I always read the “Armor of God” passage in Ephesians 6 somewhat inattentively. It’s a nifty little metaphor, but is sometimes preached from just a little too often. It’s one of those I-don’t-have-a-sermon-planned-so-this-is-a-good-passage passages. But as cliche and overdrawn as I find the metaphor sometimes, there is a lot of value to what Paul is saying.
I was particularly struck by the “Sword of the Spirit” concept. Ephesians 6:17 tells us that the Sword of the Spirit is the Word of God. We also know from Hebrews 4:12 that “the word of God is alive and active. Sharper than any double-edged sword.”
As part of the Armor of God metaphor, many people wiser than I have acknowledged that this is the only offensive weapons; the remainder of the armor is all protection from spiritual warfare. And so, I always consider the Sword of the Spirit–the Word of God–as something used by me. It is a tool I wield to fight for the Kingdom.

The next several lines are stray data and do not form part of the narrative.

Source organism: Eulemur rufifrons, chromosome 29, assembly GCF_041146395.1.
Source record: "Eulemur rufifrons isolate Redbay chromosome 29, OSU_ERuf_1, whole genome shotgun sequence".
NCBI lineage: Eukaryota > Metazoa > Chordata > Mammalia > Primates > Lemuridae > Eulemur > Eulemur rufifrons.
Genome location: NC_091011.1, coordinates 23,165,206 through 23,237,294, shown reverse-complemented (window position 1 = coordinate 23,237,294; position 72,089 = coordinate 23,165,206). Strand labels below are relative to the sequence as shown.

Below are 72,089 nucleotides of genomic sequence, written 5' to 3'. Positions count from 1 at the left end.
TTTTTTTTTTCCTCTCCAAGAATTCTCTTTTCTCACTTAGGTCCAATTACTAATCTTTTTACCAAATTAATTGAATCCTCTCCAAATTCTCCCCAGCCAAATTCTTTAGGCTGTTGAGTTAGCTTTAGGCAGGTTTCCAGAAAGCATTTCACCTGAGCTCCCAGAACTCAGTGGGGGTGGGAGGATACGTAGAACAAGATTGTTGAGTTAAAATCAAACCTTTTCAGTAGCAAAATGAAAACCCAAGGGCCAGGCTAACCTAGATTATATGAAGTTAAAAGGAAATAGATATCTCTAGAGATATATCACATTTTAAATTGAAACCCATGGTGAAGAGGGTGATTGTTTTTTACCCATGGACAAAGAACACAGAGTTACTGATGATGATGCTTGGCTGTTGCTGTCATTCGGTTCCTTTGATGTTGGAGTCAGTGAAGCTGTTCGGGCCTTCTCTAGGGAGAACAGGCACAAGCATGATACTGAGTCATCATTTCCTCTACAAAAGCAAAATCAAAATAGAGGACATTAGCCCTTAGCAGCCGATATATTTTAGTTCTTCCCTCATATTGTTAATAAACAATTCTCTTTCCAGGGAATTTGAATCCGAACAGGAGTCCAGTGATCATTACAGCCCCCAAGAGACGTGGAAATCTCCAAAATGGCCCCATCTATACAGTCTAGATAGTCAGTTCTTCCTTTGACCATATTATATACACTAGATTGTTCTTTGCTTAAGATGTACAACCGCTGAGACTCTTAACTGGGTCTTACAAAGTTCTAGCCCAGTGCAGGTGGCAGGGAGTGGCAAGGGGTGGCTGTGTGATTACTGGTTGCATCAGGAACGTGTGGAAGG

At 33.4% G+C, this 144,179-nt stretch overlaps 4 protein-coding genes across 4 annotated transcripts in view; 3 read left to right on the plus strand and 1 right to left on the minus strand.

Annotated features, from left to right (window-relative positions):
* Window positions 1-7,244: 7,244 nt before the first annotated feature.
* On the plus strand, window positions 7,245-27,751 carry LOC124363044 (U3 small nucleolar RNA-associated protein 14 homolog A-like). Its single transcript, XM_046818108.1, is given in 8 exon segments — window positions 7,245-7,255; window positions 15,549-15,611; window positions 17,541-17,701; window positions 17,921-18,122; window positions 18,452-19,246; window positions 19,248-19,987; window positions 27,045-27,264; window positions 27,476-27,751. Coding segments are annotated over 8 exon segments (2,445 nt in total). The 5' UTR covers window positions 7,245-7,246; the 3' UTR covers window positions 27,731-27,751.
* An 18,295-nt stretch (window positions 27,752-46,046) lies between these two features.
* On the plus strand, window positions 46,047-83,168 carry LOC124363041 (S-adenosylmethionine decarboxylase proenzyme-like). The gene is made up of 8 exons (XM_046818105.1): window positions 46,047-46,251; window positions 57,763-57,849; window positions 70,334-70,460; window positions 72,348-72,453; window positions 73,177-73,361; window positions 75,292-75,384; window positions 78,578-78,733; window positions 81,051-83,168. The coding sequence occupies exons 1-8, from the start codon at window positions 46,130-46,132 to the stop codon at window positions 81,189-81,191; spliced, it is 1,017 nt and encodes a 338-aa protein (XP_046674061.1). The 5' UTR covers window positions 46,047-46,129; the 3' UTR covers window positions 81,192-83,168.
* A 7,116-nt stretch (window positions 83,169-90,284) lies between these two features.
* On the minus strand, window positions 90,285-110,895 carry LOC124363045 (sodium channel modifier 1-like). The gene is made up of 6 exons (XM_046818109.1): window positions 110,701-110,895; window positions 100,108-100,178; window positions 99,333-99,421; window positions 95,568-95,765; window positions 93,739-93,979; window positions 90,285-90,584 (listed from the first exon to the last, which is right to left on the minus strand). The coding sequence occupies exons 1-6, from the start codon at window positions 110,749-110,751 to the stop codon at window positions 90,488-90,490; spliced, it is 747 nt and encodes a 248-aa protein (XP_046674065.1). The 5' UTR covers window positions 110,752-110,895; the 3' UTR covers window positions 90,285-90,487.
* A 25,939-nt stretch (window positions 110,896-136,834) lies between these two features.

But the metaphor behaves poorly here. As much as the Sword is something used by us, it is also used against us. That is why when we are knowingly caught in patterns of sin that the Bible becomes so convicting. It convicts like a sword that pierces through bone and marrow.
When I am caught in patterns of sin, I can thrive on Christian literature without confronting my sin. But even to mindlessly read chapters of genealogies in scripture can be more convicting than the most articulate of Christian authors because there is a certain weight and power associated with scripture, at least in my mind.
So while we wield the Sword of the Spirit, we must be carefully to respect the weaponry given to us, lest it be used against us. When we neglect the Sword, it will taken up by someone else to bring us back into submission of our King, the Lord of armies.